Last but not least, deterioration of marital relationships commonly occurs after having children. Waldron and Routh (1981) agree that many couples, particularly wives, experience decreased marital satisfaction upon the first child’s arrival (p. 785). From women’s perspective, the transformation of the family division of labor to a traditional way forces them to give up their careers and stay at home to take care of their children. At the same time, men gradually feel the constraints of their lives brought by the child's arrival. But ironically, having children is positively associated with a lower divorce rate as children become a necessary and the only bond in the marriage. According to Bernardi and Martínez-Pastor (2011), for women married after 1981, having children primarily decreased the risk of divorce (p. 789). Once women have children, they might need to live a miserable life in an unhappy marriage and the toil of raising children. On the other hand, Stritof (2022) asserted that sex is crucial in marital relationships because expressing love through sex raises commitment and emotional connection between husband and wife and thus increases the likelihood of them staying together (para. 5). However, as stated by Barrett et al. (2000), “[o]f the women who had attempted to resume sexual inter-course, 67% (282/420) reported that sexual intercourse was less frequent than before their pregnancy” (p. 188). This is because most parents’ attention shifts to their children, while some women have health issues after childbirth and cannot afford sex practices as frequently as in the past. Therefore, we can conclude that having children may decrease the intimacy between couples. The arrival of children brings negative impacts on marital relationships.
On the contrary, some may say that giving birth should be women’s most outstanding achievement because a baby fills a place in women’s hearts they will never know and brings plenty of benefits to them simultaneously. With this concept: “I grew up with you, you accompany me to grow old,” many women chose to give birth as they wanted to participate in the growth of life and be called “mom.” However, giving birth is not the only way to participate in a child’s life and avoid loneliness in old age. Some couples decide that becoming parents is more important than becoming pregnant after soul searching (American Adoptions, Inc, 2020, para. 20). Their goal is not to experience pregnancy but to become parents and add a child to their family, and being pregnant is not the only way to do so. Instead, they can adopt children. For those couples who face difficulties having a biological child due to infertility or have medical conditions that make pregnancy impossible, child adoption will be a choice. In other cases, some couples may be fully capable of having a healthy pregnancy, but they are worried about passing down genetic disorders or diseases (American Adoptions, Inc, 2020, para. 3). This is one of the most common reasons that couples choose adoption. Thus, we can see that giving birth is not necessary for women. Also, about 117470 children in the United States were waiting to be adopted in 2020 (Foster Care in the U.S. - Number of Children Waiting for Adoption 2020 | Statista, 2020). Rather than adding another human being to our struggling earth, adopting a child is a way to alleviate the population crisis.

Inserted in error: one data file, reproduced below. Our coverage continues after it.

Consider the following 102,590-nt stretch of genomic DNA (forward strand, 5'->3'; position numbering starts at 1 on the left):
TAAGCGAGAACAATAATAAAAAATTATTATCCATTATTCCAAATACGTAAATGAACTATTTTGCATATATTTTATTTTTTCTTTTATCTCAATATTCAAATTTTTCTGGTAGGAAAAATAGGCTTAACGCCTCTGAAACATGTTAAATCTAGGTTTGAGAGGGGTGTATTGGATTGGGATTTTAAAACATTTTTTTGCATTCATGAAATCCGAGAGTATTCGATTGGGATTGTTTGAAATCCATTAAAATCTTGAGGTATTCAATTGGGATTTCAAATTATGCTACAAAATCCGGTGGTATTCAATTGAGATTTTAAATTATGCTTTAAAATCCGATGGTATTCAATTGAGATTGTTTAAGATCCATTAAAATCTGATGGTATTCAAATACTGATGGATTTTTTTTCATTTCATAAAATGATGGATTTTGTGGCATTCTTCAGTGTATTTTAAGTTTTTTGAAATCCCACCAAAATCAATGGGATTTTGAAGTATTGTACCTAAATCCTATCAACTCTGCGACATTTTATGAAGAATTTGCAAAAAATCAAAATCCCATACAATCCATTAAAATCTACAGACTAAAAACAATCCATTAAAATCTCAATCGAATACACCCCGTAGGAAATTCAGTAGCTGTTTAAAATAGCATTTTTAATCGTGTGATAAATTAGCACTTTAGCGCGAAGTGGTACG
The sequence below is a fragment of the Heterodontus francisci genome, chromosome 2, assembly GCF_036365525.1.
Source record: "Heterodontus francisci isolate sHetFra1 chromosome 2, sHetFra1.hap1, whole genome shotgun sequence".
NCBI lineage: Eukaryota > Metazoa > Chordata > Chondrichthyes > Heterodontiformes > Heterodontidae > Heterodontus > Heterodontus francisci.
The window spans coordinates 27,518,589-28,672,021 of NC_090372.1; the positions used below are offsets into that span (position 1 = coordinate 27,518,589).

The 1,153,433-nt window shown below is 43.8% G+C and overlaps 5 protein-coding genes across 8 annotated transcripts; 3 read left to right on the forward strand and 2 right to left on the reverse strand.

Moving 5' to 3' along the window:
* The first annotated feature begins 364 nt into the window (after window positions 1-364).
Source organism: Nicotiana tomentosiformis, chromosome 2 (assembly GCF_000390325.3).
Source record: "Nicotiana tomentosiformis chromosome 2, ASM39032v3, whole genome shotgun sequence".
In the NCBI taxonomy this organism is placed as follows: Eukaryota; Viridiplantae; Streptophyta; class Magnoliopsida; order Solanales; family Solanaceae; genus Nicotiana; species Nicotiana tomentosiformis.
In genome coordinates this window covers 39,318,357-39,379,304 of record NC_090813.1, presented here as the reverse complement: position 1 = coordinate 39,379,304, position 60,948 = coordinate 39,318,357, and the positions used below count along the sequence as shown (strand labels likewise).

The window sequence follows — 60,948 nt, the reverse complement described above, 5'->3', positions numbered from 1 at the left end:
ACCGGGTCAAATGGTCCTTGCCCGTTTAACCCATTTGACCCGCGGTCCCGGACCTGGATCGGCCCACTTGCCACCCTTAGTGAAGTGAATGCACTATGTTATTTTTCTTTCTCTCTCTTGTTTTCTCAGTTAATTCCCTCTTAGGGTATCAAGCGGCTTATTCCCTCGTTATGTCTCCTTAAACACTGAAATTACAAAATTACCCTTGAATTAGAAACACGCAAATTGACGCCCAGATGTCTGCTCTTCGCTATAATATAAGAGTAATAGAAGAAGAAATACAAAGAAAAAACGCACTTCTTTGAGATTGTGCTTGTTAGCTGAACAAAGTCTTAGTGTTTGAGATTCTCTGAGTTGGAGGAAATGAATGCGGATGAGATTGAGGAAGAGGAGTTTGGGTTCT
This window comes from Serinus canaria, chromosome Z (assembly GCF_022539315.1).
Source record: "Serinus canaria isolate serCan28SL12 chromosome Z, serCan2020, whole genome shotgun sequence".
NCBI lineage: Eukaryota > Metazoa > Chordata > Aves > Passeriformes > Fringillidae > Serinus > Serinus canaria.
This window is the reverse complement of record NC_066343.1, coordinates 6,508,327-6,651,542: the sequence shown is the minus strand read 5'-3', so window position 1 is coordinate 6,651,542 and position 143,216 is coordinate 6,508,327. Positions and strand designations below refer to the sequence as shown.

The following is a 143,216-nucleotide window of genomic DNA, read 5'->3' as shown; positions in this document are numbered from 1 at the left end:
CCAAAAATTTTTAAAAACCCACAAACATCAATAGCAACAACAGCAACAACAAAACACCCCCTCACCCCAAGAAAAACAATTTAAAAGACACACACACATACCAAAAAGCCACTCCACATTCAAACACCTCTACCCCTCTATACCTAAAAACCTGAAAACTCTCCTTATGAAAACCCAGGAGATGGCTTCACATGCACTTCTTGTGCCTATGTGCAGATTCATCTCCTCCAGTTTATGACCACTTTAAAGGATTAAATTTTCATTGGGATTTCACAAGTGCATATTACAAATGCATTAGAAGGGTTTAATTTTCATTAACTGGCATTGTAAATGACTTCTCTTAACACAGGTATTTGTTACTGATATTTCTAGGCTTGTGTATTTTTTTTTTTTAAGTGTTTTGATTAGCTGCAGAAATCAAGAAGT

After childbirth, women have problems with careers, relationships with their husbands, and both physical and mental health. Hence, giving birth should not be the vocation of women; it is a choice. Whether or not to be a rose or God is all up to women themselves. They have the right to make their own decisions. As a child, please understand that being a mother will need much courage; your mother needs you more than you need her. As a woman, please remember that: “Your body is not a lemon. You are not a machine. The Creator is not a careless mechanic… Even if it has not been your habit throughout your life so far, I recommend that you learn to think positively about your body” (Gaskin, 2003). It is hard to be a woman. We must think like a man, act like a lady, look like a young girl, and work like a horse. However, being a woman is our superpower; we are strong with our voices. Please do not say yes when we want to say no. That is how women get respected!